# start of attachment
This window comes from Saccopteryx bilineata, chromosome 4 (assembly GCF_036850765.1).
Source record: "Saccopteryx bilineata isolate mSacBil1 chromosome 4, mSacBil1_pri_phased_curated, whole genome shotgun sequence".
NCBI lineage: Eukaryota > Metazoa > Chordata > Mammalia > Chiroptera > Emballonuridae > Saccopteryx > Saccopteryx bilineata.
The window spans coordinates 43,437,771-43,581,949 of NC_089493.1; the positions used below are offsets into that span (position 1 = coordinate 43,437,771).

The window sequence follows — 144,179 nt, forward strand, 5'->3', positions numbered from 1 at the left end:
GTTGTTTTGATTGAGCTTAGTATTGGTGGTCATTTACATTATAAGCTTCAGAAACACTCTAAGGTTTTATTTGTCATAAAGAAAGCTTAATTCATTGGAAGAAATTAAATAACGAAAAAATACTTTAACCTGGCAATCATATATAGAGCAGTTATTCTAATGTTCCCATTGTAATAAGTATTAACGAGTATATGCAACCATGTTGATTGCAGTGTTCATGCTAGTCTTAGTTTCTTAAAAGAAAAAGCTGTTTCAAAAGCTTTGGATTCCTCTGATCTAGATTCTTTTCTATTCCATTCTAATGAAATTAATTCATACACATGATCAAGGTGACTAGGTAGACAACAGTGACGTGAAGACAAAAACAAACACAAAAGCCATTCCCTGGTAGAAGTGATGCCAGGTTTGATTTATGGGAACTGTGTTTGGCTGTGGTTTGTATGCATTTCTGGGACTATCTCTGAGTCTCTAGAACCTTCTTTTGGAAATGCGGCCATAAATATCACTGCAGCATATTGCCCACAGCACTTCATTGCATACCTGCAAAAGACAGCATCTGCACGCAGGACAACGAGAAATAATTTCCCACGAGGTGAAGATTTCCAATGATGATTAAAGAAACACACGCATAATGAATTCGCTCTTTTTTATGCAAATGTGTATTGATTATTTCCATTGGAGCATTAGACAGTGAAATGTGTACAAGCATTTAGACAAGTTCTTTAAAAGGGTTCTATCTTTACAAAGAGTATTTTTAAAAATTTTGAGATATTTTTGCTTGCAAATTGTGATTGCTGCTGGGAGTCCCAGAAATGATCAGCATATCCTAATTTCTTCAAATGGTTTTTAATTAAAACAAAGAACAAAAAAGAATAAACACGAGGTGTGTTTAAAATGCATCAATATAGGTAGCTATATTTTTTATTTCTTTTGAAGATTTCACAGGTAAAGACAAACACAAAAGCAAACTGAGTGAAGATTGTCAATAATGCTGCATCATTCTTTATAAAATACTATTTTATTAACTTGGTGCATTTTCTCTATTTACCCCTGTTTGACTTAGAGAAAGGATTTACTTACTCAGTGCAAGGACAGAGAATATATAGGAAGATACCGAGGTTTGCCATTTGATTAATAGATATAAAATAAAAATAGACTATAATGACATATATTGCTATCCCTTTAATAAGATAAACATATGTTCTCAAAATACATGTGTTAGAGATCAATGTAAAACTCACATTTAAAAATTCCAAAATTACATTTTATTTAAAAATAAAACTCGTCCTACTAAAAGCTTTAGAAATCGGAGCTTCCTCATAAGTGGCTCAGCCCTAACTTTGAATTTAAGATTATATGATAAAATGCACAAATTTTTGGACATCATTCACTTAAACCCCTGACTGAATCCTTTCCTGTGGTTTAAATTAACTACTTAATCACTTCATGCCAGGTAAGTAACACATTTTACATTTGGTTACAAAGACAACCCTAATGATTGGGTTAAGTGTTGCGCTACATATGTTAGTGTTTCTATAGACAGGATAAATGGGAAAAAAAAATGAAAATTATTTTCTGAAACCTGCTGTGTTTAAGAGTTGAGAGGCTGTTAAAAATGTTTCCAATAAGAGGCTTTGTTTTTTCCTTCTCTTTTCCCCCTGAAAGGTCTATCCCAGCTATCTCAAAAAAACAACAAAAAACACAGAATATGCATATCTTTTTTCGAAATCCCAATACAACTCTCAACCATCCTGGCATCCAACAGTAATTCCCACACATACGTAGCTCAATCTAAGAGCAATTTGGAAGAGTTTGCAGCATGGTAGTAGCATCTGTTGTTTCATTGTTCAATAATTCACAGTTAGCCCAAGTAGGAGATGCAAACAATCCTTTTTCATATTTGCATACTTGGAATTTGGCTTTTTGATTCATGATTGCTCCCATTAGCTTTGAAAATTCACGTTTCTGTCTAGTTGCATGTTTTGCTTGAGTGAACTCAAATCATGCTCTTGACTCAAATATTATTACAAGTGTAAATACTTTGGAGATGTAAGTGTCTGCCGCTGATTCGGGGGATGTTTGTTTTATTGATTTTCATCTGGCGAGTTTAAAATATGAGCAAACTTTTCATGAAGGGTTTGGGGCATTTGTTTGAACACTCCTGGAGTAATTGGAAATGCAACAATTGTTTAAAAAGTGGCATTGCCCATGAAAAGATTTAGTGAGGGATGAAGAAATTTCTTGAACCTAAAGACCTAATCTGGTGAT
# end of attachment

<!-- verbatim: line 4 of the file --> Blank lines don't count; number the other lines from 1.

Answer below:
The window spans coordinates 43,437,771-43,581,949 of NC_089493.1; the positions used below are offsets into that span (position 1 = coordinate 43,437,771).